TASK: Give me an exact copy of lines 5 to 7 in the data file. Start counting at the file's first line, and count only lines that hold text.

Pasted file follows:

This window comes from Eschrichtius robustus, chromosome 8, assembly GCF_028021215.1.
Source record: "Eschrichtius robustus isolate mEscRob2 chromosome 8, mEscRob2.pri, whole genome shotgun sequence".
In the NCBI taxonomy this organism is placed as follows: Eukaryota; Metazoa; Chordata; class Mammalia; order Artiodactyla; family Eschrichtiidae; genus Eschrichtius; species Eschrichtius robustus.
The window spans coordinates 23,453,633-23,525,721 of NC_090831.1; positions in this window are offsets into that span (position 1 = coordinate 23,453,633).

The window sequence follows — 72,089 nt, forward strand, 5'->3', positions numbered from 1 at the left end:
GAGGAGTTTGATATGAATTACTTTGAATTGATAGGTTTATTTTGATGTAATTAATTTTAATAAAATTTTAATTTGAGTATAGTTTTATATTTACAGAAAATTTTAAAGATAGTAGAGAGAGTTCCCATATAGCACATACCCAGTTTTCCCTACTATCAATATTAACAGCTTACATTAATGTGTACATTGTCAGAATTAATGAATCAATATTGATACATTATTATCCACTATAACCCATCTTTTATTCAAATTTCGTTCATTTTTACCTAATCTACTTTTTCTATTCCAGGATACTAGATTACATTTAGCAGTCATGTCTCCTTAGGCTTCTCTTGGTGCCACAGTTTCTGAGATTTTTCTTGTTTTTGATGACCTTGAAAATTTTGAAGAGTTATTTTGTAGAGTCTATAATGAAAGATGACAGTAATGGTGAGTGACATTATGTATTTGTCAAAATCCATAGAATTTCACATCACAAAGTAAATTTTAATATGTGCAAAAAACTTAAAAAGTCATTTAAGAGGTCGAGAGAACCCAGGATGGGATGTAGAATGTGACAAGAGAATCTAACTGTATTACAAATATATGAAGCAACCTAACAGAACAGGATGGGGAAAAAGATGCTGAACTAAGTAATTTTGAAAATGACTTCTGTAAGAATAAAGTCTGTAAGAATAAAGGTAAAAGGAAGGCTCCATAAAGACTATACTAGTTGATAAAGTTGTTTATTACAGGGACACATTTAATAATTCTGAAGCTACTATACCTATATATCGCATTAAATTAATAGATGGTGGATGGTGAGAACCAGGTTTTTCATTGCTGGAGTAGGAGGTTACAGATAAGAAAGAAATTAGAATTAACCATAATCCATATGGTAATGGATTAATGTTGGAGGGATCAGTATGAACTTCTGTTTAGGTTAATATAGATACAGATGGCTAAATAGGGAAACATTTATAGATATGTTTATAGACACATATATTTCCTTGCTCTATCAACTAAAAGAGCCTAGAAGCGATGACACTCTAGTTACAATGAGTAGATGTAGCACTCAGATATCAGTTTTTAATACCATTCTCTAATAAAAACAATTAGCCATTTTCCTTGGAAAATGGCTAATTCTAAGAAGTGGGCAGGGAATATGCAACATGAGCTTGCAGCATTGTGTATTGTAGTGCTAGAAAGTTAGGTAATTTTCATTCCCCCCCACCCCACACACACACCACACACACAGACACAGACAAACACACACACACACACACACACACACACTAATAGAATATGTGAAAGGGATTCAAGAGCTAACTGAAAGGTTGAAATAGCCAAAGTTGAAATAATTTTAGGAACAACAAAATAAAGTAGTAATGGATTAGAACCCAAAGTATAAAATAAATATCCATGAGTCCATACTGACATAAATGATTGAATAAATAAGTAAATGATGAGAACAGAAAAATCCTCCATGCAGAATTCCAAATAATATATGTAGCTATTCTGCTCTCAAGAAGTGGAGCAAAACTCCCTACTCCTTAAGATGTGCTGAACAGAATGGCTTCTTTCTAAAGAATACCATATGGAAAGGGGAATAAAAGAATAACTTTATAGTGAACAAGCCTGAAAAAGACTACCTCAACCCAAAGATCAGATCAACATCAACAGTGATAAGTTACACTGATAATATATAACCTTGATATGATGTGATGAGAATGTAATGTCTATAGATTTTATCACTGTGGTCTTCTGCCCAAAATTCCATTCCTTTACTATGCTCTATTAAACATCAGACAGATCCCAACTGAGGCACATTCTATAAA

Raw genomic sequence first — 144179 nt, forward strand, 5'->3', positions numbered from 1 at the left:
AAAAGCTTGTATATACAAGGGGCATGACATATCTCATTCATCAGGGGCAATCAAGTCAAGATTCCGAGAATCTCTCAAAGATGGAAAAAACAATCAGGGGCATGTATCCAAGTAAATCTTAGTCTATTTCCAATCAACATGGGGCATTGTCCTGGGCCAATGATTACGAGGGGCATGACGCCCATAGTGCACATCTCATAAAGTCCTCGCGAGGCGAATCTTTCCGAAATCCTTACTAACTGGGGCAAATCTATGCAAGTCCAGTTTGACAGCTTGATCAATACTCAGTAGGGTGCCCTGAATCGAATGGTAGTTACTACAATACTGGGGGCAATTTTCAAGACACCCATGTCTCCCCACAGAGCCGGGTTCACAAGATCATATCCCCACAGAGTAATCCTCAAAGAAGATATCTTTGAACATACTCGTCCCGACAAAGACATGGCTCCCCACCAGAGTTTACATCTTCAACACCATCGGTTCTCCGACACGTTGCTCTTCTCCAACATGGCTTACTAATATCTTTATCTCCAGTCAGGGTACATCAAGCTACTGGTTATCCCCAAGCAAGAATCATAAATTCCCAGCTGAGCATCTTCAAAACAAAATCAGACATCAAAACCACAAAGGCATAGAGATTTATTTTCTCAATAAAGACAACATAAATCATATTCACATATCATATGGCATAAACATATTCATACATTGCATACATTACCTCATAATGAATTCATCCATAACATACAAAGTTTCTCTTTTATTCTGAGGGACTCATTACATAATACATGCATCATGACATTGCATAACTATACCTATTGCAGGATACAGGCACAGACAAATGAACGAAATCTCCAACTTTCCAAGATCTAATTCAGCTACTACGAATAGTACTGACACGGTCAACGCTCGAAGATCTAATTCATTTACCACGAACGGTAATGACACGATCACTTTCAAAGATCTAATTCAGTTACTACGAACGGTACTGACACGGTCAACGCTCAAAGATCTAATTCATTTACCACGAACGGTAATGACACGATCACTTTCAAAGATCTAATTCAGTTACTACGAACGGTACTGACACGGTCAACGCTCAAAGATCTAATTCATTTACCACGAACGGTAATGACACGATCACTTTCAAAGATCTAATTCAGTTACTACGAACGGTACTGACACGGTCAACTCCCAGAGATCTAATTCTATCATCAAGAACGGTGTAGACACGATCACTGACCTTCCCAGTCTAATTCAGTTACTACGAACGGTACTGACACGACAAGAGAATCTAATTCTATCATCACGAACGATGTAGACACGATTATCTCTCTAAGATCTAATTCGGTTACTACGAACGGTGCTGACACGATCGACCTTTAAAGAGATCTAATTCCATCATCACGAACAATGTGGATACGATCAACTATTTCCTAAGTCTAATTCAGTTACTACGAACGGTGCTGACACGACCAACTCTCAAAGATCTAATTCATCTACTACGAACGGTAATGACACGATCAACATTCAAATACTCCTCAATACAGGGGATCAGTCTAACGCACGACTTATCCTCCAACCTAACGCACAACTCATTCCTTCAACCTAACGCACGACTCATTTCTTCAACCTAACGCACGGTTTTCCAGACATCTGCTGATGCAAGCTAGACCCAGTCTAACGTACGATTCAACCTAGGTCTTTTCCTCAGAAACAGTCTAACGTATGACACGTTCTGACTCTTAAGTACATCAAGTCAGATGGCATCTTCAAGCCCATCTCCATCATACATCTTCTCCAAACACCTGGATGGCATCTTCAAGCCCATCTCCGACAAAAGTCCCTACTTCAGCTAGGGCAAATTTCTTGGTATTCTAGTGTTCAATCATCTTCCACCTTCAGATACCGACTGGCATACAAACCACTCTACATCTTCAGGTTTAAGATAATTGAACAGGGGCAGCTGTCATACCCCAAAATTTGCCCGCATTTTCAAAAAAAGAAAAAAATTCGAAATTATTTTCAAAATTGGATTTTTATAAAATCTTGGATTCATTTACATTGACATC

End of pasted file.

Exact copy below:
The window sequence follows — 72,089 nt, forward strand, 5'->3', positions numbered from 1 at the left end:
GAGGAGTTTGATATGAATTACTTTGAATTGATAGGTTTATTTTGATGTAATTAATTTTAATAAAATTTTAATTTGAGTATAGTTTTATATTTACAGAAAATTTTAAAGATAGTAGAGAGAGTTCCCATATAGCACATACCCAGTTTTCCCTACTATCAATATTAACAGCTTACATTAATGTGTACATTGTCAGAATTAATGAATCAATATTGATACATTATTATCCACTATAACCCATCTTTTATTCAAATTTCGTTCATTTTTACCTAATCTACTTTTTCTATTCCAGGATACTAGATTACATTTAGCAGTCATGTCTCCTTAGGCTTCTCTTGGTGCCACAGTTTCTGAGATTTTTCTTGTTTTTGATGACCTTGAAAATTTTGAAGAGTTATTTTGTAGAGTCTATAATGAAAGATGACAGTAATGGTGAGTGACATTATGTATTTGTCAAAATCCATAGAATTTCACATCACAAAGTAAATTTTAATATGTGCAAAAAACTTAAAAAGTCATTTAAGAGGTCGAGAGAACCCAGGATGGGATGTAGAATGTGACAAGAGAATCTAACTGTATTACAAATATATGAAGCAACCTAACAGAACAGGATGGGGAAAAAGATGCTGAACTAAGTAATTTTGAAAATGACTTCTGTAAGAATAAAGTCTGTAAGAATAAAGGTAAAAGGAAGGCTCCATAAAGACTATACTAGTTGATAAAGTTGTTTATTACAGGGACACATTTAATAATTCTGAAGCTACTATACCTATATATCGCATTAAATTAATAGATGGTGGATGGTGAGAACCAGGTTTTTCATTGCTGGAGTAGGAGGTTACAGATAAGAAAGAAATTAGAATTAACCATAATCCATATGGTAATGGATTAATGTTGGAGGGATCAGTATGAACTTCTGTTTAGGTTAATATAGATACAGATGGCTAAATAGGGAAACATTTATAGATATGTTTATAGACACATATATTTCCTTGCTCTATCAACTAAAAGAGCCTAGAAGCGATGACACTCTAGTTACAATGAGTAGATGTAGCACTCAGATATCAGTTTTTAATACCATTCTCTAATAAAAACAATTAGCCATTTTCCTTGGAAAATGGCTAATTCTAAGAAGTGGGCAGGGAATATGCAACATGAGCTTGCAGCATTGTGTATTGTAGTGCTAGAAAGTTAGGTAATTTTCATTCCCCCCCACCCCACACACACACCACACACACAGACACAGACAAACACACACACACACACACACACACACACTAATAGAATATGTGAAAGGGATTCAAGAGCTAACTGAAAGGTTGAAATAGCCAAAGTTGAAATAATTTTAGGAACAACAAAATAAAGTAGTAATGGATTAGAACCCAAAGTATAAAATAAATATCCATGAGTCCATACTGACATAAATGATTGAATAAATAAGTAAATGATGAGAACAGAAAAATCCTCCATGCAGAATTCCAAATAATATATGTAGCTATTCTGCTCTCAAGAAGTGGAGCAAAACTCCCTACTCCTTAAGATGTGCTGAACAGAATGGCTTCTTTCTAAAGAATACCATATGGAAAGGGGAATAAAAGAATAACTTTATAGTGAACAAGCCTGAAAAAGACTACCTCAACCCAAAGATCAGATCAACATCAACAGTGATAAGTTACACTGATAATATATAACCTTGATATGATGTGATGAGAATGTAATGTCTATAGATTTTATCACTGTGGTCTTCTGCCCAAAATTCCATTCCTTTACTATGCTCTATTAAACATCAGACAGATCCCAACTGAGGCACATTCTATAAA

Raw genomic sequence first — 144179 nt, forward strand, 5'->3', positions numbered from 1 at the left: